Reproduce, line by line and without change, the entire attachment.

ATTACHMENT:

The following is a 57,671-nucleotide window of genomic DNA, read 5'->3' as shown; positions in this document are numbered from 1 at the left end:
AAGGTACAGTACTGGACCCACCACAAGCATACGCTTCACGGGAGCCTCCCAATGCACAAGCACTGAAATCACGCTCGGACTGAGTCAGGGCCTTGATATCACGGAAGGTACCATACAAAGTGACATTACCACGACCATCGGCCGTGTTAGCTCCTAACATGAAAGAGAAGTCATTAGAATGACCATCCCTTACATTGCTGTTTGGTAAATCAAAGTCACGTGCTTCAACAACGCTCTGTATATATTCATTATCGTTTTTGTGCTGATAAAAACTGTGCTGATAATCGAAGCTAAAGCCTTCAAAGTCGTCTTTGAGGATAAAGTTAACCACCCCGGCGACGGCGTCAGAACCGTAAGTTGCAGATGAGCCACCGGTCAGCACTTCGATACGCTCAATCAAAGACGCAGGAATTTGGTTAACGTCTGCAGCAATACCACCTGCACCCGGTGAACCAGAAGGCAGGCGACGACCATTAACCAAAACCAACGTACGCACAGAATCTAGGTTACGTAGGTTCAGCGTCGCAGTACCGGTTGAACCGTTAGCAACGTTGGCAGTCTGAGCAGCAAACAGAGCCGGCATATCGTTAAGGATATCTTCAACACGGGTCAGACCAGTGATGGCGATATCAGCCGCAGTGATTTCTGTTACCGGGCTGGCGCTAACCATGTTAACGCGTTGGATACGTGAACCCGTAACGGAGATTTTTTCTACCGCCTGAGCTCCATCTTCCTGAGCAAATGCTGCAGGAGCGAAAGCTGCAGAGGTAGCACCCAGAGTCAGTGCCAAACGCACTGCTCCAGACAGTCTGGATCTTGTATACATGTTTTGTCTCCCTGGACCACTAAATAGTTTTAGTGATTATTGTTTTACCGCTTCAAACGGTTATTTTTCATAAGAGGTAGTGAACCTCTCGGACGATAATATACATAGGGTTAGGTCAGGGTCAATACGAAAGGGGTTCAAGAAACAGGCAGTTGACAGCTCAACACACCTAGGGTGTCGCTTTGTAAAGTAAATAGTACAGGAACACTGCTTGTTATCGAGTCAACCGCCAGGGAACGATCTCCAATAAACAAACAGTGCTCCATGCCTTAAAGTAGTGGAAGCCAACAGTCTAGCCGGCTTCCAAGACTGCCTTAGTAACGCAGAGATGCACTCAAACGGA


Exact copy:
The following is a 57,671-nucleotide window of genomic DNA, read 5'->3' as shown; positions in this document are numbered from 1 at the left end:
AAGGTACAGTACTGGACCCACCACAAGCATACGCTTCACGGGAGCCTCCCAATGCACAAGCACTGAAATCACGCTCGGACTGAGTCAGGGCCTTGATATCACGGAAGGTACCATACAAAGTGACATTACCACGACCATCGGCCGTGTTAGCTCCTAACATGAAAGAGAAGTCATTAGAATGACCATCCCTTACATTGCTGTTTGGTAAATCAAAGTCACGTGCTTCAACAACGCTCTGTATATATTCATTATCGTTTTTGTGCTGATAAAAACTGTGCTGATAATCGAAGCTAAAGCCTTCAAAGTCGTCTTTGAGGATAAAGTTAACCACCCCGGCGACGGCGTCAGAACCGTAAGTTGCAGATGAGCCACCGGTCAGCACTTCGATACGCTCAATCAAAGACGCAGGAATTTGGTTAACGTCTGCAGCAATACCACCTGCACCCGGTGAACCAGAAGGCAGGCGACGACCATTAACCAAAACCAACGTACGCACAGAATCTAGGTTACGTAGGTTCAGCGTCGCAGTACCGGTTGAACCGTTAGCAACGTTGGCAGTCTGAGCAGCAAACAGAGCCGGCATATCGTTAAGGATATCTTCAACACGGGTCAGACCAGTGATGGCGATATCAGCCGCAGTGATTTCTGTTACCGGGCTGGCGCTAACCATGTTAACGCGTTGGATACGTGAACCCGTAACGGAGATTTTTTCTACCGCCTGAGCTCCATCTTCCTGAGCAAATGCTGCAGGAGCGAAAGCTGCAGAGGTAGCACCCAGAGTCAGTGCCAAACGCACTGCTCCAGACAGTCTGGATCTTGTATACATGTTTTGTCTCCCTGGACCACTAAATAGTTTTAGTGATTATTGTTTTACCGCTTCAAACGGTTATTTTTCATAAGAGGTAGTGAACCTCTCGGACGATAATATACATAGGGTTAGGTCAGGGTCAATACGAAAGGGGTTCAAGAAACAGGCAGTTGACAGCTCAACACACCTAGGGTGTCGCTTTGTAAAGTAAATAGTACAGGAACACTGCTTGTTATCGAGTCAACCGCCAGGGAACGATCTCCAATAAACAAACAGTGCTCCATGCCTTAAAGTAGTGGAAGCCAACAGTCTAGCCGGCTTCCAAGACTGCCTTAGTAACGCAGAGATGCACTCAAACGGA